That is why, Rath and Clifton recommend grounding positivity in reality, but also acknowledging negativity and weaknesses and correcting mistakes.

The Benefits of Positivity

Positive or negative encounters are highly memorable and can change your life forever. Positivity creates a mindset that:

  • becomes a buffer against adversity, depression, health issues,
  • enables recovery from traumatic, painful experiences,
  • improves mental physical well-being,
  • stands as a coping and defense mechanisms,
  • transforms and breaks down social barriers,
  • generates optimal functioning in organizations and in individuals,
  • Induced by leader, improves productivity and group performance in the workplace.

How to Increase Positive Emotions?

To increase positive emotions and positive encounters, apply the following five strategies:

  1. Prevent any type of bucking dipping

    • Stop poking fun at someone, focusing in their insecurities, chronically criticizing others.
    • Encourage this change among people around you.
    • Start pressing pause consciously eliminating unwarranted negativity.
    • Keep track of your progress by scoring your interactions.
  1. Focus on what is right instead of what is wrong

To know if your focus us centered around what is right or if you have some impact on your environment, take the Positive Impact Test from Gallup. The Positive Impact Test provides 15 statements to measure your impact and your progress. Don’t hesitate to print them, read them and encourage your friends to take the test.

  1. Develop several good relationships

    • These relationships have to be best friends quality with coworkers in order to increase your job satisfaction and productively and subsequently increase theirs.
    • Actively listen to your coworkers.
    • Acknowledge when someone is doing a great job.
  2. Give unexpectedly

  3. Reverse the Golden Rule

    • The Golden Rule signifies “Do unto others as you would have them do unto you”. Clifton and Rath introduced the reverted golden rule: “Do unto others as they would have you do unto them”.
    • Personalize your interactions and the way you praise and recognize others.

Review

How Full is Your Bucket? by Donald O. Clifton and Tom Rath is a brief, easy to read, encouraging and compelling book that gives tools to spread positivity in life or at work, to become a better leader, to develop values and character.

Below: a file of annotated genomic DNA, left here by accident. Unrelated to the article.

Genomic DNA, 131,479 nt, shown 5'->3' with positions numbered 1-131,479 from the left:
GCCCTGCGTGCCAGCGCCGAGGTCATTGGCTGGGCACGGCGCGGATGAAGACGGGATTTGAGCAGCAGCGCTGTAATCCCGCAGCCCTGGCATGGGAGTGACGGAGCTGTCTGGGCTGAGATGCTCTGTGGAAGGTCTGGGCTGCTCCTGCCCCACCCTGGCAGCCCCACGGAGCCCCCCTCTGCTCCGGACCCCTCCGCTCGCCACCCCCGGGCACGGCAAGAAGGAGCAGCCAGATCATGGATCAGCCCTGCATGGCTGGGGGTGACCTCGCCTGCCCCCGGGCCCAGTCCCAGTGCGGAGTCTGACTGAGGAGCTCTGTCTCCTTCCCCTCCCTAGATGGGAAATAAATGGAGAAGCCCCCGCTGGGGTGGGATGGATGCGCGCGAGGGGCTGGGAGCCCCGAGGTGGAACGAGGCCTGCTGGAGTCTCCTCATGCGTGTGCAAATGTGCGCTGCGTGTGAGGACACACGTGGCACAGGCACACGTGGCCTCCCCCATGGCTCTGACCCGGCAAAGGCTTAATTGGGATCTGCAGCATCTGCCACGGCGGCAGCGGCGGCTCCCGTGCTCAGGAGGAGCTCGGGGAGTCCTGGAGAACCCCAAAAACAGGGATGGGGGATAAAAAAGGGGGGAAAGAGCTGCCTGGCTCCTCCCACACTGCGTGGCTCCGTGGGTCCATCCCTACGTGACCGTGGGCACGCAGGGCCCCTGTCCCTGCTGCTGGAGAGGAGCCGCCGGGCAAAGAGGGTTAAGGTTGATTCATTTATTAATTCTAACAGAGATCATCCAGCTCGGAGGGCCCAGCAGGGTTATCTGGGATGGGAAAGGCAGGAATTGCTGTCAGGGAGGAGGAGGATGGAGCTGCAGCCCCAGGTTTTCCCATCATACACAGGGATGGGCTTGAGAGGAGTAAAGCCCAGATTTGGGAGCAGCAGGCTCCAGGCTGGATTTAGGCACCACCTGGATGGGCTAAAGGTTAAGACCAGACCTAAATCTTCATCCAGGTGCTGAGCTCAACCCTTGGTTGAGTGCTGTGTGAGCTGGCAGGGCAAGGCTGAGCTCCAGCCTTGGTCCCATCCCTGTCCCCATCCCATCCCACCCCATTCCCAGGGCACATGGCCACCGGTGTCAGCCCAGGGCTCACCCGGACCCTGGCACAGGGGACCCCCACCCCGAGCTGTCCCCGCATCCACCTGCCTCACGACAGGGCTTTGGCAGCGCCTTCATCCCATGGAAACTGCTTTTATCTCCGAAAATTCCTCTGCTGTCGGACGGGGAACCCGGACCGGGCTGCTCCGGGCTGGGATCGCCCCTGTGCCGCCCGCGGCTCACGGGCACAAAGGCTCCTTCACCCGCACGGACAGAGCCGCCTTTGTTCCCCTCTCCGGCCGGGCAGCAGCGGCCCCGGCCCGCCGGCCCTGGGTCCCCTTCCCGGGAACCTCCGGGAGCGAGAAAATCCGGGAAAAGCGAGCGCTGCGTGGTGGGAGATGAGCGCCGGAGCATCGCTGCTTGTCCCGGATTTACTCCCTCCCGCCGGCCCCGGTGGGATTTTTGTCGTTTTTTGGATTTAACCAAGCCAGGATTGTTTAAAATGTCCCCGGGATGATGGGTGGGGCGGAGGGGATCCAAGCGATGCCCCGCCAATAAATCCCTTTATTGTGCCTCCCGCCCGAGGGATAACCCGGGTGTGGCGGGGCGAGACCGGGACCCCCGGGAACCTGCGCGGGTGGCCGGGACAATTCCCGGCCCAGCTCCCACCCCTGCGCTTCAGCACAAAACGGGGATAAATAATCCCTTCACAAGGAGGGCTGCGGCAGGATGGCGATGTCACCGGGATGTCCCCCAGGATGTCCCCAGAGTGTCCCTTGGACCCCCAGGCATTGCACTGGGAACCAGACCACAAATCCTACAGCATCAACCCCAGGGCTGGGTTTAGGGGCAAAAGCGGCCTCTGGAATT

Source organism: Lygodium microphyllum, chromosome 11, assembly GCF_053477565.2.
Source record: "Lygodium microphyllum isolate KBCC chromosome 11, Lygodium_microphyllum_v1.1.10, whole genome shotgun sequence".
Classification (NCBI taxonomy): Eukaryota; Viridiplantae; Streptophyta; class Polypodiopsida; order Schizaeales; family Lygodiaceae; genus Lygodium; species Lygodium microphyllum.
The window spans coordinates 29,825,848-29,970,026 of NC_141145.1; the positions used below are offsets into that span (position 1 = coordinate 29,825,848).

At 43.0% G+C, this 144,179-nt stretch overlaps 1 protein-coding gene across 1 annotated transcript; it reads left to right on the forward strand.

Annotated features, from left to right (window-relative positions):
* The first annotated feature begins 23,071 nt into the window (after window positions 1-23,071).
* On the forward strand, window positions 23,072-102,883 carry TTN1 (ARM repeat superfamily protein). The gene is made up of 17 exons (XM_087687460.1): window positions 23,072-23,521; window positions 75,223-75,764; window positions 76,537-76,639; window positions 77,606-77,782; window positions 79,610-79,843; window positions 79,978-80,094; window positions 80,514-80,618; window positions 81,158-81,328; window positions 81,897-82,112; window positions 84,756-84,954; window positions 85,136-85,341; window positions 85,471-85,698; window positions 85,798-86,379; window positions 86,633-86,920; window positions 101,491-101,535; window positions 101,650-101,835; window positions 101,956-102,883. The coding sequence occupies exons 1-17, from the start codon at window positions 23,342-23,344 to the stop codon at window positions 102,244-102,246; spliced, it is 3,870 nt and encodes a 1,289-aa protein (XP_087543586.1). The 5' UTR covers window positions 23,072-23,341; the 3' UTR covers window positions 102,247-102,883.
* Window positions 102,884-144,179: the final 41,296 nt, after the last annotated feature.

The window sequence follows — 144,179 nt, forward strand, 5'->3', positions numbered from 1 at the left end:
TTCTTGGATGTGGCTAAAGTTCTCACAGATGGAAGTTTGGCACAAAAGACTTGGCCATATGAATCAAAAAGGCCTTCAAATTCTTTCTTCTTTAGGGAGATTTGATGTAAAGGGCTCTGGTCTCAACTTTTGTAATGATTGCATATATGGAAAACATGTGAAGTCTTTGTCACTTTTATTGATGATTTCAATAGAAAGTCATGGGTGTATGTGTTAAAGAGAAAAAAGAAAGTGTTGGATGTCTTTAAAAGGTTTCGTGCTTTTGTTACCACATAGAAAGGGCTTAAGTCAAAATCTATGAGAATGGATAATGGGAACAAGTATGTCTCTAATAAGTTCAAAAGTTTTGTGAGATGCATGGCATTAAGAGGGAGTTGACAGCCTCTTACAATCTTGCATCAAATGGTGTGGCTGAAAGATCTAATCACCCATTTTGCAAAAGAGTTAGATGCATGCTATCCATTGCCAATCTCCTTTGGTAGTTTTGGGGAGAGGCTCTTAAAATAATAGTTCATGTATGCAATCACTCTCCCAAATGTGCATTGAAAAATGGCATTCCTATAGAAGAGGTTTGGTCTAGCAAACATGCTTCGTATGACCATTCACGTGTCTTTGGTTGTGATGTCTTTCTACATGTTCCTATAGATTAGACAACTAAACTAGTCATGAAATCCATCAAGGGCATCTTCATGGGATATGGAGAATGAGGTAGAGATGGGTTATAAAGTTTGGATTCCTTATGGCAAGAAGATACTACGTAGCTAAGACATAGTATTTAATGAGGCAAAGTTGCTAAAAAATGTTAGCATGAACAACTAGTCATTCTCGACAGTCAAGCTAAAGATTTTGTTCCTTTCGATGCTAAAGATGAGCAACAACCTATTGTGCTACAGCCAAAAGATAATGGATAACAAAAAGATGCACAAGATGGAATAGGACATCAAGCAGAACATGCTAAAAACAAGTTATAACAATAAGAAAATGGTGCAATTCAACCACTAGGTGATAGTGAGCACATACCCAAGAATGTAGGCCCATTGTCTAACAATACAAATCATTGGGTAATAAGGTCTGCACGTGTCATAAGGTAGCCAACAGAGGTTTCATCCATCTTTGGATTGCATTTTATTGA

Furthermore, I found interesting that both authors share their personal adversities and explain how they have ingrained positivity in their lives and thoughts to overcome their health obstacles.

On a personal level, I wanted to read a positive book, that can stimulate everyone’s mind, inspire leaders to work on themselves and their leadership skills, to provide some tools to dilute the toxicity and the negativity in the workplace, to break the cycle of negativity in your life.

I believe that most of us can handle positive situations and encounters, but not everyone can handle difficult situations, that preparation is key and it is better to be safe then sorry, that it is better to be warned about toxicity than to be blindsided by it, and finally that knowledge is power.

In addition, Donald O. Clifton and Tom Rath are right when they claim that negativity stems from your culture and has become the norm. They are also right when they state that emptying someone else’s bucket will not make you feel better but only make you feel less then. So, you have to wonder: are you a bucket filler or a bucket dipper?

Favorite quote(s)

Most of us want more positive emotions in our lives. We want to feel like Tammy did in her brief meeting with Karen more often – and like she did after her performance review less often. Unfortunately, wanting a more positive environment isn’t enough. Most of us have grown up in a culture in which it’s much easier to tell people what they did wrong instead of praising them when they succeed. Although this negativity-based approach might have evolved unintentionally, it nevertheless permeates our society at all levels.

Recognition is most appreciated and effective when it is individualized, specific, and deserved.

Ratings 3/5

Author

Donald O. Clifton

Tom Rath

Purchase

Donald O. Clifton

authorDonald O. Clifton, Ph.D. (1924-2003) was a chairman of Gallup, was named the Father of Strengths-Based Psychology by the American Psychological Association. Donald O. Clifton is also the author of How Full is Your Bucket?.